Sudden cardiac death happens when the heart suddenly stops working, either as a result of a sudden heart attack or, more commonly, a disruption of normal heart rhythm. This sudden end of activity is also called cardiac arrest. Quite often it happens in people who did not have any previous history of heart disease and were seemingly healthy, but can also happen in people known to have heart disease. According to the American Heart Association (AHA), over 300,000 cardiac arrests happen yearly in the United States or about half of all cardiac deaths.
A study presented at a recent annual meeting of the American Heart Association was conducted to estimate the lifetime risk of having this problem, in other words what are the chances for a person to have cardiac arrest based on his or her age and sex.
The authors looked at 3 major heart studies that involved about 5,000 adults and examined the data on sudden cardiac death.
They found that at any given age African-American men had about double the risk of white men. This was not true about black women – they had the same risk as white women.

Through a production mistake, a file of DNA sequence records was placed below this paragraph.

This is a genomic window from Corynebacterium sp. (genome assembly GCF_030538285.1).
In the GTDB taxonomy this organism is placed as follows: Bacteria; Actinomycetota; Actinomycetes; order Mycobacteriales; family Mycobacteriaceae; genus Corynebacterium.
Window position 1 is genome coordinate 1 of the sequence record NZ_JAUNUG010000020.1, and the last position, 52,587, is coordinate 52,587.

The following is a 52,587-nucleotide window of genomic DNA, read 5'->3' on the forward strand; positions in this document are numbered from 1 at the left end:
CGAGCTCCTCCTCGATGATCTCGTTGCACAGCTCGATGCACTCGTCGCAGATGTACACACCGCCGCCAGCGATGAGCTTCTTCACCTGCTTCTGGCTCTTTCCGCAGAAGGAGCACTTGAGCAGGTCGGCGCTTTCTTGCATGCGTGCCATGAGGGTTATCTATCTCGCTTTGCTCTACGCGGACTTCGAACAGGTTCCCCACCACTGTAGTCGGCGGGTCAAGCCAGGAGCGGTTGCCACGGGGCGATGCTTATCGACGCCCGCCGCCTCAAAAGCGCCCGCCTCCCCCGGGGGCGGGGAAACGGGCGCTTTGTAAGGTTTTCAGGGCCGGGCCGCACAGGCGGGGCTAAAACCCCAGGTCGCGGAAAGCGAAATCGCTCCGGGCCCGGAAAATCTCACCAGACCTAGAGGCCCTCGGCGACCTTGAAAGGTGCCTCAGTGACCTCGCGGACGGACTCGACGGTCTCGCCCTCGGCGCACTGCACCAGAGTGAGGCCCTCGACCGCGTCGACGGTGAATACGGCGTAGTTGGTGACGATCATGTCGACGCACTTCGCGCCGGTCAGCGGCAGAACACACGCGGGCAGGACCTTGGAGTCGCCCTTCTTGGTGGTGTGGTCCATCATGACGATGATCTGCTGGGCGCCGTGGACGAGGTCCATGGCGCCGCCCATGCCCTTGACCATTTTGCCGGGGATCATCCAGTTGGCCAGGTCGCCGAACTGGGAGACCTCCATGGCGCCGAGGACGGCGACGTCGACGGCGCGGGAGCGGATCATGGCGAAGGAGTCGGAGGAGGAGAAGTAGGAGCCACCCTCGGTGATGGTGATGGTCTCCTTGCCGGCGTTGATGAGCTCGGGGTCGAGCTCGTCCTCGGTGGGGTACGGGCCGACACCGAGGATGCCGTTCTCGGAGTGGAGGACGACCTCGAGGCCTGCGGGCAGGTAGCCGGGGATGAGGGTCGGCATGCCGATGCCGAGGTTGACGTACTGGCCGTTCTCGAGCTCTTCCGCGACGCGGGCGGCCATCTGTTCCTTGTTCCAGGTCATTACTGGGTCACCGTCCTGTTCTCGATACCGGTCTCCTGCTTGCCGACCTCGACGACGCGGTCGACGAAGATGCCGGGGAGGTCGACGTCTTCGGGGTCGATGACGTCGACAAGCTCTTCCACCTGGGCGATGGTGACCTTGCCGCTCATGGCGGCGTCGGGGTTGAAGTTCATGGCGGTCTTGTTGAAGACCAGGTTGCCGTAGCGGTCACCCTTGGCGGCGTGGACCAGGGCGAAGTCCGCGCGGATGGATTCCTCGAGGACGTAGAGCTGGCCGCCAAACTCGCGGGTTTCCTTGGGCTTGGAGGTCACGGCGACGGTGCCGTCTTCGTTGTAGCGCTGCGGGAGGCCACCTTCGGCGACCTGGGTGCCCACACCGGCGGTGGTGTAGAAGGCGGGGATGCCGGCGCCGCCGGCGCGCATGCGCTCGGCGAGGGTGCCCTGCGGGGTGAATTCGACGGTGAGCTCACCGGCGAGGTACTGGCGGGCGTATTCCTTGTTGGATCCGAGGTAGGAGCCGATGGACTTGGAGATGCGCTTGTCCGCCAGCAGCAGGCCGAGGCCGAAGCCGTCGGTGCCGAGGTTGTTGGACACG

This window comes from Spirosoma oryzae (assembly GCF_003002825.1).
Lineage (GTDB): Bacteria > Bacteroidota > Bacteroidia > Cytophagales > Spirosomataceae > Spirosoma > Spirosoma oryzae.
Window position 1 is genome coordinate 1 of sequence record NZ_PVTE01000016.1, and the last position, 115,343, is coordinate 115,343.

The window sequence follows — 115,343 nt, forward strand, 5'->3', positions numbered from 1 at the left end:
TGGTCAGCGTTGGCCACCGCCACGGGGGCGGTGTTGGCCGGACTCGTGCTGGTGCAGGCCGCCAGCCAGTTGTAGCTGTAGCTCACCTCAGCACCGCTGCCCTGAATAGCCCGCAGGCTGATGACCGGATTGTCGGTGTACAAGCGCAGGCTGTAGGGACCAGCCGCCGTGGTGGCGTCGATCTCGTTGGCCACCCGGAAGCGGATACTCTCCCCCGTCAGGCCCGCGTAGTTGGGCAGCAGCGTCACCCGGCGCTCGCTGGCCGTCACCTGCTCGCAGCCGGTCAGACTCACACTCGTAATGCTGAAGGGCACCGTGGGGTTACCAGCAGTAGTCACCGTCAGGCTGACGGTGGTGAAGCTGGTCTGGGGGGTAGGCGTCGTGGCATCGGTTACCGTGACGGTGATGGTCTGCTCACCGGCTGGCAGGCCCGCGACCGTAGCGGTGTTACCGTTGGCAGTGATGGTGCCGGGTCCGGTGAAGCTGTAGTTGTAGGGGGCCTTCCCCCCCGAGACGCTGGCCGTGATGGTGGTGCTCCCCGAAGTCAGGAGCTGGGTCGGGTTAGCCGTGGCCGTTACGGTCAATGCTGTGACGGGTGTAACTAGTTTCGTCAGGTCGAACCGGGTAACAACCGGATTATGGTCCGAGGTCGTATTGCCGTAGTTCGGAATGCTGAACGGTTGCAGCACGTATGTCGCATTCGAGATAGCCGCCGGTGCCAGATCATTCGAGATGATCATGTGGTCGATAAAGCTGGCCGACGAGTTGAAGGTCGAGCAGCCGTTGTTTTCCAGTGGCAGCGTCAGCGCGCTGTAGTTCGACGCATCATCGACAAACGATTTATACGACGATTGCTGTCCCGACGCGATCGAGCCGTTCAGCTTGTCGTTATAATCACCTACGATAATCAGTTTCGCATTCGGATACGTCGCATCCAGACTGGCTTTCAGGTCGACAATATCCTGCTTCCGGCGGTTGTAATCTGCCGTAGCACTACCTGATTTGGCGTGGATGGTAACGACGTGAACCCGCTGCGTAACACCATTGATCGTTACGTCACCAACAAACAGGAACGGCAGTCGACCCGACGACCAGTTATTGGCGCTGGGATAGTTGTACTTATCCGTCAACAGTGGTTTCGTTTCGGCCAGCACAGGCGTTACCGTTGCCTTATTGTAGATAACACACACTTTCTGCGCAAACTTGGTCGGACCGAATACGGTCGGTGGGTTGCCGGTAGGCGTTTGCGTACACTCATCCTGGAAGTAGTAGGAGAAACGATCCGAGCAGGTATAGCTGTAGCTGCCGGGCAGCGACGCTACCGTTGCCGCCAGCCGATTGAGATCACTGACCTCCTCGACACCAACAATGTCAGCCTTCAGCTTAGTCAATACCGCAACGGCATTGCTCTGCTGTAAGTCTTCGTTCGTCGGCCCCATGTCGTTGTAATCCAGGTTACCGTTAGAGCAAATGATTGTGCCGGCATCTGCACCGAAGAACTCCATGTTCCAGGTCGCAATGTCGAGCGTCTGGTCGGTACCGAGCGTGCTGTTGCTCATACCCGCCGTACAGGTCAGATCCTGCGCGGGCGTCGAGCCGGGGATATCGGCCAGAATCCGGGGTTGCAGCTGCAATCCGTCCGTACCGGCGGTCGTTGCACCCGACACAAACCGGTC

The overall lifetime risk for men aged 40 and older was one in eight, or 12.3 percent. The lifetime risk for women was one in 24, or a little over 4 percent. This means that men had three times higher risk than women and black men have 6 times higher risk.
Having traditional risk factors for heart disease, such as high blood pressure and smoking cigarettes, also increased the risk.
One of the risk factors for sudden death is vigorous exercise. Everybody has heard of someone who died while jogging, playing football or shoveling snow. When it comes to strenuous physical activity, men continue to have higher risk than women by a factor of about 7-10.
Regardless of whether you are a man or a woman, you can reduce your risk by keeping your heart healthy. I describe the whole protocol in the book mentioned below, but in a nutshell it means eating wholesome natural food, avoiding junk processed food, not smoking, moderate (not intense) physical activity, moderate alcohol consumption, and taking certain nutritional supplements that support heart health.